`dataloader->AddVariable("var1 + (var2 / 3)", "Combined variable", "", 'F');`

then, add the two trees to the dataloader and let it "prepare" the training and validation sets

```
dataloader->AddSignalTree(tree_sig);
dataloader->AddBackgroundTree(tree_bkg);
dataloader->PrepareTrainingAndTestTree("", "SplitMode=Alternate:NormMode=NumEvents:!V");
```

the parameters you see manage how the two sets are created:

- You can apply a "selection cut" (empty in the example)
- We are choosing to alternately assign each event to training or validation, in order, and to split the sets in half, keeping the original signal/background balance.

*Check Section 3.1.4 of the TMVA manual for all the possible options*

## Lecture 04b

Now let's add a classification method from our factory

```
factory->BookMethod(dataloader.get(), TMVA::Types::kBDT, "BDT_R",
"!H:!V:NTrees=250:MinNodeSize=1.0%:MaxDepth=3:BoostType=AdaBoost:AdaBoostBeta=0.5:"
"SeparationType=GiniIndex:nCuts=50");
```

here you have a lot of parameters to choose and possibly optimize, some of will you should recognize already.

*Check section 8.13 of the TMVA manual for a detailed explanation.*

You can repeat this step, each time adding a new classifier that will be trained. Just remember to give it a different name (third parameter).

## Lecture 04b

Now let's add a classification method from our factory

```
factory->BookMethod(dataloader.get(), TMVA::Types::kBDT, "BDT_R",
"!H:!V:NTrees=250:MinNodeSize=1.0%:MaxDepth=3:BoostType=AdaBoost:AdaBoostBeta=0.5:"
"SeparationType=GiniIndex:nCuts=50");
```

here you have a lot of parameters to choose and possibly optimize, some of will you should recognize already.

*Check section 8.13 of the TMVA manual for a detailed explanation.*

You can repeat this step, each time adding a new classifier that will be trained. Just remember to give it a different name (third parameter).

Final step: start the training and let TMVA compute the performance of all booked classifiers

```
// Train MVAs using the set of training events
factory->TrainAllMethods();
// Evaluate all MVAs using the set of test events
factory->TestAllMethods();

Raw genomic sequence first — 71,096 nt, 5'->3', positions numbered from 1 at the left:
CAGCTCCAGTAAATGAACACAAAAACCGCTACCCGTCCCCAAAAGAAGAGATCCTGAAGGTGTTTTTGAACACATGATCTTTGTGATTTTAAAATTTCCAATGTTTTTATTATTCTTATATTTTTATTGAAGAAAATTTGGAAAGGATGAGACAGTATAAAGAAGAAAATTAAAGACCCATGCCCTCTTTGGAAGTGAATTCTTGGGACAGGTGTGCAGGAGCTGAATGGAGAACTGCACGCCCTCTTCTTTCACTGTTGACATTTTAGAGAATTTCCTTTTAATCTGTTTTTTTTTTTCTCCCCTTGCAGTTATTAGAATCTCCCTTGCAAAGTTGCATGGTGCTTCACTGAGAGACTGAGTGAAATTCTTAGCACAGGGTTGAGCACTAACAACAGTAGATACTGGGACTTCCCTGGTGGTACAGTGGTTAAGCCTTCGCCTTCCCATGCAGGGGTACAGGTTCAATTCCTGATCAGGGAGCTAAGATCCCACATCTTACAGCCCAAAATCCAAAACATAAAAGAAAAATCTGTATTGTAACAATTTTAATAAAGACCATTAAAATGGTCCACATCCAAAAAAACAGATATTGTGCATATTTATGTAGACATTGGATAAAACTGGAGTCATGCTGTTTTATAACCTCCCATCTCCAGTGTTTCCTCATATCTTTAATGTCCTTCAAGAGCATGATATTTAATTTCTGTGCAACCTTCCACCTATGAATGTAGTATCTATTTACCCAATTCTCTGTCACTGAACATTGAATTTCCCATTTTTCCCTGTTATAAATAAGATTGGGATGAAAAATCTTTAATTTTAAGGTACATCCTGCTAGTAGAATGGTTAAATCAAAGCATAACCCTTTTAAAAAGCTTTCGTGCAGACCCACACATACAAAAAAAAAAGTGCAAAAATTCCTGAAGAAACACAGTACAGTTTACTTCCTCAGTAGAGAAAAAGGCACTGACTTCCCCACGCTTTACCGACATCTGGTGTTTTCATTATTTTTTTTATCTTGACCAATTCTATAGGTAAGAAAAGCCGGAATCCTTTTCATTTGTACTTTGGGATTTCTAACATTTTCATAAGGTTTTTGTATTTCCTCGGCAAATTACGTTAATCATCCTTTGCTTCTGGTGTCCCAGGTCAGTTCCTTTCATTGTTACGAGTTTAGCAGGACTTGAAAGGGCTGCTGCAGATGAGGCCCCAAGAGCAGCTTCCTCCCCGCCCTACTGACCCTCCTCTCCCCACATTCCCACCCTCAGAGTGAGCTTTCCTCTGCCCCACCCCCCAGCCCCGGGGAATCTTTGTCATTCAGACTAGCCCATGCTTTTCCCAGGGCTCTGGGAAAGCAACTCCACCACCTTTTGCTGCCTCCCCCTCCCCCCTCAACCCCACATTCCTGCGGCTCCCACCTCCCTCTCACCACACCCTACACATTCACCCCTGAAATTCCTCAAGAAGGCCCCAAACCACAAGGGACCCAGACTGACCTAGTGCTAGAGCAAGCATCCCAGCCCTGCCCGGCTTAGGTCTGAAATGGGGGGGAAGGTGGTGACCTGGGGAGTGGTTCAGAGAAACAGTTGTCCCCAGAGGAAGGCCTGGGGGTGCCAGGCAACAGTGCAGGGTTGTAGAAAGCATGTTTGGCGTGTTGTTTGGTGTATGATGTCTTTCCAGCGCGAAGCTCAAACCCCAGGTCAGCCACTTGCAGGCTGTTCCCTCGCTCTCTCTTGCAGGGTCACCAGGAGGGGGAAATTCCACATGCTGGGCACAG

// Evaluate and compare performance of all configured MVAs
factory->EvaluateAllMethods();
```

## Lecture 04b

At the end, the factory will write all the results in the TFile you provided as third argument in the factory constructor.

Inside you will find several directories with useful info.

There will be one "Method_" directory for each classifier you trained, and from there you can access the ROC and other properties of the classifier.

## Lecture 04b

You can run the TMVA GUI to inspect the result of the training

```
// run in the root interpreter
TMVA::TMVAGui("output_file.root")
```

## Lecture 04b

You can run the TMVA GUI to inspect the result of the training.

For example:

- visualize the training set
- visualize correlations in the training set
- check the results of your training

## Lecture 04b

You can run the TMVA GUI to inspect the result of the training.

For example:

- visualize the training set
- visualize correlations in the training set
- check the results of your training
- visualize each BDT

## Lecture 04b

Train your BDTs!

Choose different parameters, try AdaBoost vs Gradient Boosting, or a different impurity function for splitting.

Document what you see and compare the results in your report.

Main goal: compare the ROC curves you get with the one from your homemade likelihood, and try to explain how and why they differ.

#### 2023 - Classification exercise

By Valerio Formato

# 2023 - Classification exercise

- 115